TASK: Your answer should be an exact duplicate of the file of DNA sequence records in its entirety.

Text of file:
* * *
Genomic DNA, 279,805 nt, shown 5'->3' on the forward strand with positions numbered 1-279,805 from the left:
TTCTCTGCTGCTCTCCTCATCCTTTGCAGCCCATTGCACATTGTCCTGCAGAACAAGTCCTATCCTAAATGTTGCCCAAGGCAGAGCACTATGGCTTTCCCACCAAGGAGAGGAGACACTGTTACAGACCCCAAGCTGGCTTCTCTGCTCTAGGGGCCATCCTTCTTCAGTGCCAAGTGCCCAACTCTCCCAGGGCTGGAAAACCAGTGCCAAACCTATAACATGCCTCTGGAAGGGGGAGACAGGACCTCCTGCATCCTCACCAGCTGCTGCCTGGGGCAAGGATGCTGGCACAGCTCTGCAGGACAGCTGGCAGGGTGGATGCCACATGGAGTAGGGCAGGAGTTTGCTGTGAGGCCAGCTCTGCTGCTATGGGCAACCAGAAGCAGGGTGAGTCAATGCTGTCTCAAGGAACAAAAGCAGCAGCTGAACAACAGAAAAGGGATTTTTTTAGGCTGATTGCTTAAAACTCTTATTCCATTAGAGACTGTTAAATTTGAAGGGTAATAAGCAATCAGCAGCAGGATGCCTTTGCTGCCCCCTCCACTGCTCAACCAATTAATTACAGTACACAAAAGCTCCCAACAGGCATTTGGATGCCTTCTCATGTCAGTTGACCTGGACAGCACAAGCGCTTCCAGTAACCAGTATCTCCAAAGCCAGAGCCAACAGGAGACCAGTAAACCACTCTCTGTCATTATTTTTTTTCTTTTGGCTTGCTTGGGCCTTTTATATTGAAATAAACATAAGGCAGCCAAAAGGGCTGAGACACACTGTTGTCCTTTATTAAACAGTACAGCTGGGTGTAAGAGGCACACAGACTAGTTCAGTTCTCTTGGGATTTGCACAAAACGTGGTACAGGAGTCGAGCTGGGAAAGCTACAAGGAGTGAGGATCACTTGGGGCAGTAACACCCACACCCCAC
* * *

Genomic DNA, 279,805 nt, shown 5'->3' on the forward strand with positions numbered 1-279,805 from the left:
TTCTCTGCTGCTCTCCTCATCCTTTGCAGCCCATTGCACATTGTCCTGCAGAACAAGTCCTATCCTAAATGTTGCCCAAGGCAGAGCACTATGGCTTTCCCACCAAGGAGAGGAGACACTGTTACAGACCCCAAGCTGGCTTCTCTGCTCTAGGGGCCATCCTTCTTCAGTGCCAAGTGCCCAACTCTCCCAGGGCTGGAAAACCAGTGCCAAACCTATAACATGCCTCTGGAAGGGGGAGACAGGACCTCCTGCATCCTCACCAGCTGCTGCCTGGGGCAAGGATGCTGGCACAGCTCTGCAGGACAGCTGGCAGGGTGGATGCCACATGGAGTAGGGCAGGAGTTTGCTGTGAGGCCAGCTCTGCTGCTATGGGCAACCAGAAGCAGGGTGAGTCAATGCTGTCTCAAGGAACAAAAGCAGCAGCTGAACAACAGAAAAGGGATTTTTTTAGGCTGATTGCTTAAAACTCTTATTCCATTAGAGACTGTTAAATTTGAAGGGTAATAAGCAATCAGCAGCAGGATGCCTTTGCTGCCCCCTCCACTGCTCAACCAATTAATTACAGTACACAAAAGCTCCCAACAGGCATTTGGATGCCTTCTCATGTCAGTTGACCTGGACAGCACAAGCGCTTCCAGTAACCAGTATCTCCAAAGCCAGAGCCAACAGGAGACCAGTAAACCACTCTCTGTCATTATTTTTTTTCTTTTGGCTTGCTTGGGCCTTTTATATTGAAATAAACATAAGGCAGCCAAAAGGGCTGAGACACACTGTTGTCCTTTATTAAACAGTACAGCTGGGTGTAAGAGGCACACAGACTAGTTCAGTTCTCTTGGGATTTGCACAAAACGTGGTACAGGAGTCGAGCTGGGAAAGCTACAAGGAGTGAGGATCACTTGGGGCAGTAACACCCACACCCCAC